Child Support Legal Representation
You can’t raise a child on love alone. It takes financial support to give your child the best you can offer, from a solid education to healthy food and clean clothes. If you’ve gone through a divorce or other situation that requires child support, you want to get every penny possible to ensure a bright future for your child. Similarly, the prompt and consistent payment of child support is one way that you as a parent can assist your child in getting through the difficult times that accompany divorce and separation.
Should you be seeking more child support?
Is your ex spouse in violation of the existing support agreement?
Is your child owed support payments that never seem to arrive?
Child support is designed to take care of the child’s basic needs after a divorce. Louisiana legislature takes support issues seriously, and has created specific tables and statutes to properly determine payment amounts. These instruments take into account each parent’s income (or earning potential), as well as the cost of daycare, tuition, books, school fees, medical or dental insurance, extracurricular activities, and many other factors. It is a complicated process, to say the least; but Branton Law Firm can guide you through it.
Attorney Charles Branton has an impeccable reputation in the Greater New Orleans and Covington family law communities, and for good reason. Whether you’re paying, receiving, or negotiating child support, Charles Branton utilizes his 30+ years of legal experience dealing with child support issues to provide detailed advice every step of the way. His goal is to ensure the best possible financial arrangement for your child, while protecting your assets in the process.
Need a quick primer on child support laws in our state? Read Charles Branton’s blog post, “FAQ: How is Child Support Determined in Louisiana?”
If you have personal questions regarding child support or related issues, Contact Branton Law Firm today at (985) 807-1410 to schedule your free, confidential consultation with Charles Branton.
FREQUENTLY ASKED QUESTIONS REGARDING LOUISIANA CHILD SUPPORT
How can I find and evaluate a child support attorney?
One of the best ways to find an attorney is a referral from someone who has used the attorney. Charles Branton has been representing individuals in the St. Tammany and Washington Parish area for more than 30 years. You should look at the experience of the attorney and whether family law is the primary area of his or her practice. Looking at a retainer alone or an hourly rate by itself is not a good strategy for trying to get the best attorney to handle your case.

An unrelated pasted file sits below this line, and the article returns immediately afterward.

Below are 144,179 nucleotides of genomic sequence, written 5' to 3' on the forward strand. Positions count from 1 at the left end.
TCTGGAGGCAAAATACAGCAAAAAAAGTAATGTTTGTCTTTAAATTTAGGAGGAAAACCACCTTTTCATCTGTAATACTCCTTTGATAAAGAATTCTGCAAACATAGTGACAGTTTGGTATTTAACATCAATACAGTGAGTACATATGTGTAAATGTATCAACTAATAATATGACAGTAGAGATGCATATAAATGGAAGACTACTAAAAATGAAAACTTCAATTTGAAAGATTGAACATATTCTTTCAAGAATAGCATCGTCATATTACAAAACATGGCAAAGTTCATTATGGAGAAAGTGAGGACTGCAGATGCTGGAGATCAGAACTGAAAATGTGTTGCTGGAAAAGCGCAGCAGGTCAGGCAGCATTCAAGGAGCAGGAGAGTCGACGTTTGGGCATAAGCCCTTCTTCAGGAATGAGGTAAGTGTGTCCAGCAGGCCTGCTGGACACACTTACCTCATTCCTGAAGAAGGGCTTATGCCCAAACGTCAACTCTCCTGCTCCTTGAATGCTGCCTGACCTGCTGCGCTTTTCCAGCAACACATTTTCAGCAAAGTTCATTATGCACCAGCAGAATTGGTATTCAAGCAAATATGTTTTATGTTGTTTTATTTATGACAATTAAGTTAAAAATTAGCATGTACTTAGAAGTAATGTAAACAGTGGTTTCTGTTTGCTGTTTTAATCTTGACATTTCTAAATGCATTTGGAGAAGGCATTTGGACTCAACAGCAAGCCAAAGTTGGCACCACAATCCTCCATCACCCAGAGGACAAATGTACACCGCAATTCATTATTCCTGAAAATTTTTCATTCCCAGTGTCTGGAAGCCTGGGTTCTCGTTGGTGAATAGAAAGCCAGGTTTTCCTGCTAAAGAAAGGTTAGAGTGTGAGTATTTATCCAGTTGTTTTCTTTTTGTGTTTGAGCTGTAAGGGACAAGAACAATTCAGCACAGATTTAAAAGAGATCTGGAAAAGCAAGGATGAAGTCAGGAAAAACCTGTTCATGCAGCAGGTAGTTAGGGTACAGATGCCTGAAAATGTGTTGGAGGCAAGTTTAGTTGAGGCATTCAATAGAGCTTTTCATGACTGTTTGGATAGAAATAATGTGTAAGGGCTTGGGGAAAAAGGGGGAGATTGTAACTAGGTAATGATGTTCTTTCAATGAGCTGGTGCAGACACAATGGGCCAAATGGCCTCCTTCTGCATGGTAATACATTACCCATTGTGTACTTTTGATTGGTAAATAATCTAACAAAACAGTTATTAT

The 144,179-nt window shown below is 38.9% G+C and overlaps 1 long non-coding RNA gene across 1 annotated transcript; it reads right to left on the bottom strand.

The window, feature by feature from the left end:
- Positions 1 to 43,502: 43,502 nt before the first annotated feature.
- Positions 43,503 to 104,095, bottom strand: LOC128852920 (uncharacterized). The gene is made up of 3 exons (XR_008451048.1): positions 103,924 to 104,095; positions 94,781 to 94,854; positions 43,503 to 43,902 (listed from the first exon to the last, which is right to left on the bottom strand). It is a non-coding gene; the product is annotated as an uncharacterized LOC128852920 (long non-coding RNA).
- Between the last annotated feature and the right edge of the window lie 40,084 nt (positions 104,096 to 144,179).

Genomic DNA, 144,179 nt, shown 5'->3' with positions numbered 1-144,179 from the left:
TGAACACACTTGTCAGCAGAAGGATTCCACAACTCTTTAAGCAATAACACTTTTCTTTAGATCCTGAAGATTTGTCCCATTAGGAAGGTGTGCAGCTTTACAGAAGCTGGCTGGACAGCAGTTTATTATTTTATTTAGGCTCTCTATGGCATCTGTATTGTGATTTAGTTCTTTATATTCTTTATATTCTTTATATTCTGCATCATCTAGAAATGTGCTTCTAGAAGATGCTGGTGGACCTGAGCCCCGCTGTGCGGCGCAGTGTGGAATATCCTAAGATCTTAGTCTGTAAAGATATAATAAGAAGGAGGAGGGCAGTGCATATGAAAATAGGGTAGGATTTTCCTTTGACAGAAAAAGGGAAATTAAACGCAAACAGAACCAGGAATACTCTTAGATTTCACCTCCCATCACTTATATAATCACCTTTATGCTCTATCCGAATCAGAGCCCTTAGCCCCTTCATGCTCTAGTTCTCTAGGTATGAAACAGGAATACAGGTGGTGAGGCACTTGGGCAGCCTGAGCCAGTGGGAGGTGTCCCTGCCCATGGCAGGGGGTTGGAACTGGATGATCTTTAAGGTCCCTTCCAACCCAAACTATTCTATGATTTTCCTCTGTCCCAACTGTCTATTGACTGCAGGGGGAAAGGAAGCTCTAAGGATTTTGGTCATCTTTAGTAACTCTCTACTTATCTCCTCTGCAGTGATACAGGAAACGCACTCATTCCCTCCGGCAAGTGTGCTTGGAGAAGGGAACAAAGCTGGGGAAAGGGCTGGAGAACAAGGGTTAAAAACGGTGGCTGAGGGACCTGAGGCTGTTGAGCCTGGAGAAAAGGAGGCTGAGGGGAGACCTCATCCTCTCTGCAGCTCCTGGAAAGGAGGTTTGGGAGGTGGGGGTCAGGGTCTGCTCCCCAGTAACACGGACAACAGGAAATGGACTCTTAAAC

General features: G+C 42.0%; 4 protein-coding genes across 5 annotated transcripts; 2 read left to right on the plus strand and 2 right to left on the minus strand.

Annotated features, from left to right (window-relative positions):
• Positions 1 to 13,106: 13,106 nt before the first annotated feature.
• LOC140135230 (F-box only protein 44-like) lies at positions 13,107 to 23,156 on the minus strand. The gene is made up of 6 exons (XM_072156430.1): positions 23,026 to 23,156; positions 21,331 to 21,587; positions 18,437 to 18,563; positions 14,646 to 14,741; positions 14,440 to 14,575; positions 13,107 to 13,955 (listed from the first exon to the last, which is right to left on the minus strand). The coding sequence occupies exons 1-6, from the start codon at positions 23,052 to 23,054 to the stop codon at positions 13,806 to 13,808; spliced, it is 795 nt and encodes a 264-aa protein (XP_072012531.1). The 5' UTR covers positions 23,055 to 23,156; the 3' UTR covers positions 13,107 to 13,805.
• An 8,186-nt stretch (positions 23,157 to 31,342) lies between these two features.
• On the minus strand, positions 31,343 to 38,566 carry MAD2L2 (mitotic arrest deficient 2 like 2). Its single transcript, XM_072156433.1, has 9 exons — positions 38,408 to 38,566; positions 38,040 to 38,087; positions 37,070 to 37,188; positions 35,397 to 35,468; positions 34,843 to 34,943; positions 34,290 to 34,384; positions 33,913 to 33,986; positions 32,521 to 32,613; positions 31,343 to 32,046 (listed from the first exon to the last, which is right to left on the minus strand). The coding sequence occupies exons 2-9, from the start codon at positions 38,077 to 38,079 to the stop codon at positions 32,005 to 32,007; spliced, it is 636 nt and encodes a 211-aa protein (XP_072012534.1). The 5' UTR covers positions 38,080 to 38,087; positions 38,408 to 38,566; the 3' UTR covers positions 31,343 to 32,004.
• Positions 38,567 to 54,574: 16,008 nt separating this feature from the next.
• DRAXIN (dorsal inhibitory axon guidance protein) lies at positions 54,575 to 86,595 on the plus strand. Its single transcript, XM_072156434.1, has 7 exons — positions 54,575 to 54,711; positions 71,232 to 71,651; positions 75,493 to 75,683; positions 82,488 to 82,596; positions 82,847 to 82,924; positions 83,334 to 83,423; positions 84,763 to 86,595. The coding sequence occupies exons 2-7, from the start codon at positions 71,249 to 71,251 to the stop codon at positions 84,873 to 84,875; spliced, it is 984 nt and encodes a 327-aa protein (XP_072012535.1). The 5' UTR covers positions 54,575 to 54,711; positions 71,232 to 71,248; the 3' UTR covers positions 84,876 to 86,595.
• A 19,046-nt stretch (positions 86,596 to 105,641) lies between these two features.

How is child support determined?
When you file for divorce in Louisiana, child support is normally calculated based upon each parties’ income or ability to earn income. In some instance, an angry spouse says that he or she will quit their job. This can be considered voluntary underemployment and the Court can still assess a support award. The amount of child support owed is calculated utilizing each parties’ income, the cost of health insurance for the child/children, cost of daycare or private school (if applicable) and other factors. If there is a shared custody schedule, the child support will be calculated on the basis of shared custody. If there is a joint custody order, child support will be calculated on a basis that order alone. The award of child support often affects any spousal support that the custodial parent might receive. It often can result in a situation with the amount that is ordered by the Court for the support of the child/children is not enough for the domiciliary custodial parent to raise the child/children and it may, in some instances, be too much for the non-custodial parent to pay while trying to maintain his or her own household. Child support is calculated normally in conjunction with child support guidelines. The Court may deviate from these guidelines for good cause shown.
Can I get out of paying child support by agreement?
The short answer is generally no. however, in certain situations, the Court may consider a joint agreement to waive child support if the paying parent is assuming other obligations or if there are other factors to consider.
What happens to my spousal support or child support if my ex-spouse dies?
In this unfortunate situation, the alimony or spousal support and child support will terminate upon death. In some instances the Court will order the paying spouse to provide and maintain a life insurance policy to cover that possibility.
If my former spouse stops paying child support, can I terminate visitation?
No. Child support is separate from the other parent’s ability to see his/her children. If the child support is not being paid for a legitimate reason, the appropriate remedy is to file a rule for contempt and take him/her back to court.
If he/she won’t let me see the kids, can I stop paying him/her?
No. Again, these are separate issues. The proper relief would be to take that person back to Court.